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As Is

by James L. Goldsmith
October 2018

Let’s see a show of hands: how many of you think PAR should publish a standard “as is” agreement of sale? I see great show of hands which is a little surprising given that the widely used PAR standard agreement, ASR, is in fact an “as is” agreement. True, PAR doesn’t use the words “as is;” rather it provides that the property is to be sold in its “present” condition.

Yet it is, however, a “present condition” agreement that can be modified after an inspection reveals problems and if the buyer has made the agreement contingent upon the outcome of an inspection.

Those of you who raised your hands and are looking for an “as is” agreement are thinking of something else: an agreement where the seller is under no obligation to make repairs or concessions post-inspection. This too, already exists. Nothing in the standard agreement requires the seller to change the condition of the property. A buyer can ask for a multitude of repairs and concessions and nothing in the agreement requires the seller to comply.

Okay, what people really want is an agreement, promising sale of the property “as is,” that does not invite the buyer to consider or even think about requesting a change or seller concession! Some of you would take it even farther by not allowing the buyer, once he or she has signed the agreement, to back out under any circumstance. Good luck with that!

When we say the property is being sold “as is” we usually are saying that there may be problems with this property, but don’t bother telling us because we already know it. Further, if you want to buy it, buy it but don’t ask us to do anything because we already told you there were problems and we have no intent of dealing with them. By the way, we think the property is appropriately priced.

So what happens when the buyer says okay, we get it. We won’t ask for a thing, BUT we would like to have an inspection. Hmm. This changes things.

Okay, we’ll give the buyer the right to an inspection, but then what? Don’t come back with any request and are we also saying that buyer has no right to terminate? Most of you would agree that if the buyer can have an inspection, the buyer can terminate, but remember the property is being sold as is so don’t come back and ask for any concessions!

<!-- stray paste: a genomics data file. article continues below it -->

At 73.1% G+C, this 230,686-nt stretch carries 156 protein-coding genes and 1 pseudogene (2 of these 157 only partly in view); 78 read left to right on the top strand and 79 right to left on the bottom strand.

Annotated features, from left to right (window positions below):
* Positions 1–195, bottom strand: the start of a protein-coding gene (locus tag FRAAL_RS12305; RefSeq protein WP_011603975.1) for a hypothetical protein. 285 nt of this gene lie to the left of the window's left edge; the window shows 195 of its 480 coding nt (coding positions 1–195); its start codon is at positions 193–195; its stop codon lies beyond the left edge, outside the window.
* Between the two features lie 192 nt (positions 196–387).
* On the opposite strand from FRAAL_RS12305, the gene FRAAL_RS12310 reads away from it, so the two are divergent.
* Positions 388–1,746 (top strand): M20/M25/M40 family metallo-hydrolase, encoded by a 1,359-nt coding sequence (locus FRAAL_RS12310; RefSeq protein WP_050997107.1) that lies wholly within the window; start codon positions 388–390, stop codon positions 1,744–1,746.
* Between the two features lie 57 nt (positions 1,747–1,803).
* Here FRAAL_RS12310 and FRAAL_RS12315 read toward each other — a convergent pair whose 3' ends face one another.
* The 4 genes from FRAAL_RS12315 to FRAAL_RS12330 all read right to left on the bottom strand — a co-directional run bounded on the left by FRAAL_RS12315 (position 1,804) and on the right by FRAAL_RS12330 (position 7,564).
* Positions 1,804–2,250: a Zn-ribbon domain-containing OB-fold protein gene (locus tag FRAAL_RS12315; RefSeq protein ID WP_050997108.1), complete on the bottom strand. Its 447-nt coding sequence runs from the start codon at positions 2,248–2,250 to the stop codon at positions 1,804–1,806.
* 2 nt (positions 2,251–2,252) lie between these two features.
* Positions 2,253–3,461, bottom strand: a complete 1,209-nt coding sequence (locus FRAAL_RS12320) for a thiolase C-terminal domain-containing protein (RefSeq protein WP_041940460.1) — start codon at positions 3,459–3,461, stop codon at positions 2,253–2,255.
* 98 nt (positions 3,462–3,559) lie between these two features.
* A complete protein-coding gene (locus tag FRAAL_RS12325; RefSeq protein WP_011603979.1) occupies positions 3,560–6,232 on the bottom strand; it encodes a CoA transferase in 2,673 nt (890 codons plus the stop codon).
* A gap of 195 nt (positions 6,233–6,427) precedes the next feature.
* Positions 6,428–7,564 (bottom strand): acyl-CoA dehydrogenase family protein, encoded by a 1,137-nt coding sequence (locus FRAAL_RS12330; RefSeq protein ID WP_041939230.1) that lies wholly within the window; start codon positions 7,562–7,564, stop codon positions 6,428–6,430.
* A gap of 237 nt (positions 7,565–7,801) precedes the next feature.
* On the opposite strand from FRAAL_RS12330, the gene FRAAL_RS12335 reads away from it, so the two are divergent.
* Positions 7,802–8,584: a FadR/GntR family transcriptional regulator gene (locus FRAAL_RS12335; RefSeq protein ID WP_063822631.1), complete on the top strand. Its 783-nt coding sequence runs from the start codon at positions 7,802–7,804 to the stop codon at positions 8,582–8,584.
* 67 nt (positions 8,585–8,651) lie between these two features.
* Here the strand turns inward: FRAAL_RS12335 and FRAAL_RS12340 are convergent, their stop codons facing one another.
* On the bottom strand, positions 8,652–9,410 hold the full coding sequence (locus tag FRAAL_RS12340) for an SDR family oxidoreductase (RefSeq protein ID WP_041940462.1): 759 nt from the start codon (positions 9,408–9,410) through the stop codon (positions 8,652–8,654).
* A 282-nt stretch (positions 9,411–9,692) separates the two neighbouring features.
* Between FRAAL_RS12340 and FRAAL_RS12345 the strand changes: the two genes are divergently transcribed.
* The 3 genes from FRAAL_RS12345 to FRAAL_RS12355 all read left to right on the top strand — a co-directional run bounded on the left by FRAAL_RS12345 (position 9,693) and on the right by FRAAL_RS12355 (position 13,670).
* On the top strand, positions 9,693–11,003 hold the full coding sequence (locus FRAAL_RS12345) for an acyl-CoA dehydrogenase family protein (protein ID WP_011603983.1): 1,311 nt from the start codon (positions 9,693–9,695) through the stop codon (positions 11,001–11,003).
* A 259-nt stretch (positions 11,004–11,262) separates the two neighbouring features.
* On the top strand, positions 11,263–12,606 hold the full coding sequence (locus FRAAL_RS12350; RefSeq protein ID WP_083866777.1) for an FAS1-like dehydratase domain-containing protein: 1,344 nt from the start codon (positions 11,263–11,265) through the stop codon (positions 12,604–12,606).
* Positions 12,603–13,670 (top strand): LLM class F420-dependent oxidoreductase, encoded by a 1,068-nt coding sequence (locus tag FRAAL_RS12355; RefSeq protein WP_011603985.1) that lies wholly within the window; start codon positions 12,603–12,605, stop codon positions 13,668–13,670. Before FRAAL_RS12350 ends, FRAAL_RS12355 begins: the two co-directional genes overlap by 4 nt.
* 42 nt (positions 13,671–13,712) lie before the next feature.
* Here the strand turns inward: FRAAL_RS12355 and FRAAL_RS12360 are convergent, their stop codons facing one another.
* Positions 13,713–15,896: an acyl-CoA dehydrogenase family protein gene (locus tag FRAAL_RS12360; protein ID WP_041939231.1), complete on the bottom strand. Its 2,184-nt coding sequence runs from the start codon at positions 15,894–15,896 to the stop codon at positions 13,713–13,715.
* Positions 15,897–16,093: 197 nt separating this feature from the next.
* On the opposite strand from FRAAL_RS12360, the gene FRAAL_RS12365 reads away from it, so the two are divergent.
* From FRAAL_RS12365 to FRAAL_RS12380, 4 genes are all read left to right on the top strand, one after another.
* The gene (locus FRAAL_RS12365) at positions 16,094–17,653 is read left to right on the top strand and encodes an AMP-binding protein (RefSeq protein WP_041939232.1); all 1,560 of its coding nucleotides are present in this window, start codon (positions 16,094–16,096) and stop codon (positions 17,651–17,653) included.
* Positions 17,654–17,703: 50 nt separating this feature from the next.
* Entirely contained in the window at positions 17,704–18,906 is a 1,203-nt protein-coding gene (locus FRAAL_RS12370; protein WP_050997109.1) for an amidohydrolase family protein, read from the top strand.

In reality, what happens? The buyer does an inspection and finds there are problems. The buyer would still like to buy the property, but she doesn’t want it as is because of what she now knows. If the buyer’s options are to terminate or move forward, what to do? I know, tell the seller you will terminate unless the seller, is willing to make some concessions! Now we are back to the starting point which is that an as is sales agreement exists in the form of the PAR ASR!

And what about those agreements that allow an inspection, but the buyer can’t even terminate, let alone ask for a concession? As I previously said, good luck with that! You know what will happen if the buyer indeed finds a problem by way of the inspection. Will she demand a concession or terminate, regardless of what the contract says? Will she claim that the seller was dishonest on the seller disclosure statement and threaten suit? Does the agreement provide that the nominal deposit is the sole measure of damages in which case the buyer may be willing to forfeit next to nothing to move on and buy a property buyer likes better? And will the buyer provide the seller with a copy of the inspection report that now dictates revisions to the seller’s disclosure form?

All of this makes clear the one thing I can state with certainty: the market dictates what will be. I am talking about whether it’s a sellers’ or buyers’ market and I am talking about the market for a specific property given its condition, price and location. Show me a seller who is having difficulty selling his property and who needs to sell and I’ll show you a seller willing to make concessions. Show me a seller who is under no pressure to sell in the market where there is low inventory and I’ll show you a seller who may refuse to make any concessions. The type of agreement you use will not change the market.

James L. Goldsmith is an attorney with Mette, Evans & Woodside and serves as general counsel to PAR. A substantial portion of his practice is dedicated to providing advice and counsel to real estate licensees. He and his firm represent and defend real estate salespersons and brokers in civil lawsuits and licensing claims across the Commonwealth. Jim also defends REALTORS® in disciplinary hearings conducted by the Real Estate Commission.

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